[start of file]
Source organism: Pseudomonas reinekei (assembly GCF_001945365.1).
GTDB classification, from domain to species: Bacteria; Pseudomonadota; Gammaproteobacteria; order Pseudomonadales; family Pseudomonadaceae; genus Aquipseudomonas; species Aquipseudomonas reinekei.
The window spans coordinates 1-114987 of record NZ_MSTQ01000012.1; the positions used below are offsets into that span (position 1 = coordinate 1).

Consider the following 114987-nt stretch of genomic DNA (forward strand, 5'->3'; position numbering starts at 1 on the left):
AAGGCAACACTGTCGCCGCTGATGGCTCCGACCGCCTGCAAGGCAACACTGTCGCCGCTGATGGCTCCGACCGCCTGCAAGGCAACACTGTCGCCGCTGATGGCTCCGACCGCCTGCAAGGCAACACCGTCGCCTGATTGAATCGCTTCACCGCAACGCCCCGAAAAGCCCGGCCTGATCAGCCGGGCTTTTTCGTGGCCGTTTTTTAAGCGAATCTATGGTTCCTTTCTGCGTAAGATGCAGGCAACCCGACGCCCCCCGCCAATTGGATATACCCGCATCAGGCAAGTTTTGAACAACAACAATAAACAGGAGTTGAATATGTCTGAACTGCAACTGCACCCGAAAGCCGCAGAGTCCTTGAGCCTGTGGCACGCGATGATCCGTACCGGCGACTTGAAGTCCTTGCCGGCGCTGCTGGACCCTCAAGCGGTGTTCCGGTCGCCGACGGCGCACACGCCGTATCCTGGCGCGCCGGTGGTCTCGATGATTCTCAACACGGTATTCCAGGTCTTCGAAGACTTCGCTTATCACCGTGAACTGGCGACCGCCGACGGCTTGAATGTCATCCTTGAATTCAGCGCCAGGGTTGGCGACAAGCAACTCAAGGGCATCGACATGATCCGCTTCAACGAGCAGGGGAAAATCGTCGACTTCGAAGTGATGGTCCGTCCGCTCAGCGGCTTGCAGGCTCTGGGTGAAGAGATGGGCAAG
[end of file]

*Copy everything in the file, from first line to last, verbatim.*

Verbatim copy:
Source organism: Pseudomonas reinekei (assembly GCF_001945365.1).
GTDB classification, from domain to species: Bacteria; Pseudomonadota; Gammaproteobacteria; order Pseudomonadales; family Pseudomonadaceae; genus Aquipseudomonas; species Aquipseudomonas reinekei.
The window spans coordinates 1-114987 of record NZ_MSTQ01000012.1; the positions used below are offsets into that span (position 1 = coordinate 1).

Consider the following 114987-nt stretch of genomic DNA (forward strand, 5'->3'; position numbering starts at 1 on the left):
AAGGCAACACTGTCGCCGCTGATGGCTCCGACCGCCTGCAAGGCAACACTGTCGCCGCTGATGGCTCCGACCGCCTGCAAGGCAACACTGTCGCCGCTGATGGCTCCGACCGCCTGCAAGGCAACACCGTCGCCTGATTGAATCGCTTCACCGCAACGCCCCGAAAAGCCCGGCCTGATCAGCCGGGCTTTTTCGTGGCCGTTTTTTAAGCGAATCTATGGTTCCTTTCTGCGTAAGATGCAGGCAACCCGACGCCCCCCGCCAATTGGATATACCCGCATCAGGCAAGTTTTGAACAACAACAATAAACAGGAGTTGAATATGTCTGAACTGCAACTGCACCCGAAAGCCGCAGAGTCCTTGAGCCTGTGGCACGCGATGATCCGTACCGGCGACTTGAAGTCCTTGCCGGCGCTGCTGGACCCTCAAGCGGTGTTCCGGTCGCCGACGGCGCACACGCCGTATCCTGGCGCGCCGGTGGTCTCGATGATTCTCAACACGGTATTCCAGGTCTTCGAAGACTTCGCTTATCACCGTGAACTGGCGACCGCCGACGGCTTGAATGTCATCCTTGAATTCAGCGCCAGGGTTGGCGACAAGCAACTCAAGGGCATCGACATGATCCGCTTCAACGAGCAGGGGAAAATCGTCGACTTCGAAGTGATGGTCCGTCCGCTCAGCGGCTTGCAGGCTCTGGGTGAAGAGATGGGCAAG